Citing Like an Expert Feature: 2 page coverage of moving students from repeating claims to evaluating arguments and choosing complex texts

10. Taking notes and keeping records

a. Choosing an organizer to fit your work style

b. Keeping the trail: Your search notes

c. Determining what to include in research notes

d. Taking content notes

e. Taking notes to avoid plagiarizing and patchwriting

11. Citing your sources and avoiding plagiarism

a. Developing responsibility: Why use sources carefully

b. Understanding what you must cite

c. Knowing what you need not cite

d. Understanding why are there so many ways to cite

e. Drafting to avoid plagiarizing and patchwriting

f. Getting permissions

g. Collaborating and citing sources

12. Writing an annotated bibliography

a. Understanding the annotated bibliography

b. Preparing the citation

c. Writing the annotation

d. Formatting the annotated bibliography

e. Sample student annotated bibliography (in MLA style)

Part III: Organization Matters

13. Writing and refining your thesis

a. Drafting a thesis statement

b. Refining your thesis

Citing Like an Expert Feature: 1 page on helping students represent source complexity

14. Organizing your project

a. Reviewing your prewriting

b. Grouping your ideas

c. Arranging your ideas from general to specific

d. Considering your project’s overall shape

e. Choosing an organizational strategy

f. Choosing an outlining technique

g. Checking your outline for unity and coherence

Part IV: Writing Matters

15. Drafting your project

a. Preparing to draft

b. Developing a title

c. Drafting the introduction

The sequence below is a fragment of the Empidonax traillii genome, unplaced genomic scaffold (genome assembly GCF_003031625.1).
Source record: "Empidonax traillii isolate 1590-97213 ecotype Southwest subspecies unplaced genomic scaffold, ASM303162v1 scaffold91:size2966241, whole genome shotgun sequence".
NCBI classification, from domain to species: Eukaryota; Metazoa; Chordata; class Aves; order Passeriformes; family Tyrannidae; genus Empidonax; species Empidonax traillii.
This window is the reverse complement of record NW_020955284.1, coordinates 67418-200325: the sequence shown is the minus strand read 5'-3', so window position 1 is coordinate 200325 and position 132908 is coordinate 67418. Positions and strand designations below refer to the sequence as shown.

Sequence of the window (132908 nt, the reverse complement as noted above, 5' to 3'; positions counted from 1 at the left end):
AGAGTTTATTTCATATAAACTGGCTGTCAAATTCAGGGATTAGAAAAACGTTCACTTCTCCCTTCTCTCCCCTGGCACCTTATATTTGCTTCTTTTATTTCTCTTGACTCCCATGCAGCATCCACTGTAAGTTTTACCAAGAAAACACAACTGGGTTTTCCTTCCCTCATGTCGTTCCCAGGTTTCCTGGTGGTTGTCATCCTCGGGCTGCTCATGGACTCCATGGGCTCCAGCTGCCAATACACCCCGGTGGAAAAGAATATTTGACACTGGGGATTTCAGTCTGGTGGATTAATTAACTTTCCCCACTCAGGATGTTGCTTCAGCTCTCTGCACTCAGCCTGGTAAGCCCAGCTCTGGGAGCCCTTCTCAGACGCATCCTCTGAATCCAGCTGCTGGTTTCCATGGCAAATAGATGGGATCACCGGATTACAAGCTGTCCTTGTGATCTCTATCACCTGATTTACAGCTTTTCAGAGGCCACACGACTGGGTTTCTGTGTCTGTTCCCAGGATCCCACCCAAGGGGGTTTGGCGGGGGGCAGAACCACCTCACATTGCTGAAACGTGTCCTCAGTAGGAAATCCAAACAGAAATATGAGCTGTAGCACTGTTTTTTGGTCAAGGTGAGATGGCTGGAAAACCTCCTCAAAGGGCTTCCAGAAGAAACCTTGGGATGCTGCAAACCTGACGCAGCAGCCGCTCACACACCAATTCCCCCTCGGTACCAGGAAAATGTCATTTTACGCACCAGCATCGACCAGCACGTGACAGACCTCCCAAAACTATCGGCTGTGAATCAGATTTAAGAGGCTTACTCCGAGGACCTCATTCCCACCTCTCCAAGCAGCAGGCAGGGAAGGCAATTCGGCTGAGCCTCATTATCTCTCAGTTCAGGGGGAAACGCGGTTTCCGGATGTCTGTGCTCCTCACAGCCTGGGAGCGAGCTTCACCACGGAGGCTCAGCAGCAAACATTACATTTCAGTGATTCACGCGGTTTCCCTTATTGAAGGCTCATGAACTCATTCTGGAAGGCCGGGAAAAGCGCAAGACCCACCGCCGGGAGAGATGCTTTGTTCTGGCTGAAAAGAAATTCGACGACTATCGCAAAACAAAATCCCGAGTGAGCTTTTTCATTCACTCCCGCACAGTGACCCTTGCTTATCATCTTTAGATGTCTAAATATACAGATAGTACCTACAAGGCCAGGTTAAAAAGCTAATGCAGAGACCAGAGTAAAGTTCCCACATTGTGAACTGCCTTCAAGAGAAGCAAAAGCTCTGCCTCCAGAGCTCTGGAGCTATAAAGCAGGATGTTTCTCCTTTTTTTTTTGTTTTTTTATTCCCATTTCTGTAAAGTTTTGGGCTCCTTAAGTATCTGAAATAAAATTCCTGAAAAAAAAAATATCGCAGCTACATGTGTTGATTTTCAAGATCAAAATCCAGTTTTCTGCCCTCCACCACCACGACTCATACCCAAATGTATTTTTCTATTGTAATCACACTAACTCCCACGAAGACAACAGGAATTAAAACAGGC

d. Developing paragraphs

e. Connecting paragraphs

f. Drafting the conclusion

g. Drafting responsiblysample student essay—first draft

h. Drafting collaboratively

16. Entering conversations and supporting your claims

a. Explaining and supporting your ideas: Reasons and evidence

b. Using visuals as support

c. Weaving it all together

d. Quoting, paraphrasing, and summarizing

17. Citing expertly

a. Integrating source material

b. Representing your voice

c. Providing context

Citing Like an Expert Feature:2 pages on avoiding patchwriting and showing where sources begin and end

18. Revising, editing, and proofreadingRevising globally

a. Gaining perspective

b. Revising your draft

c. Reconsidering your title

Revising locally

d. Choosing your words with care

e. Crafting grammatically correct, varied, and concise sentences

Revising with others

f. Receiving feedback

Proofreading

19. Designing and presenting your project

a. Understanding design principles

b. Planning your design project

c. Applying the principles of design

d. Designing an academic research paper

e. Presenting your research

Part V: Documentation Matters

20. Conducting research in the disciplines

a. Conducting research and writing in the humanities

b. Conducting research and writing in the social, physical, and natural sciences

21. Documenting sources: MLA style

a. Creating MLA-style in-text citations

b. Preparing an MLA-style list of works cited

c. Using MLA style for content and bibliographic notes

d. Formatting a paper in MLA style

Citing Like an Expert Feature: One page on handling indirect quotation

22. Documenting sources: APA style

a. Creating APA-style in-text citations

b. Preparing an APA-style reference list

c. Using APA style for notes

d. Formatting a paper in APA style

23. Documenting sources: Chicago style

a. Creating Chicago-style notes and bibliography entries

b. Using Chicago style for tables and figures

c. Using Chicago style for content notes

d. Formatting a paper in Chicago style

24. Documenting sources: CSE Style

a. Creating CSE-style in-text citations

b. Preparing a CSE-style reference list

c. Formatting a paper in CSE style

Appendix

Credits

Index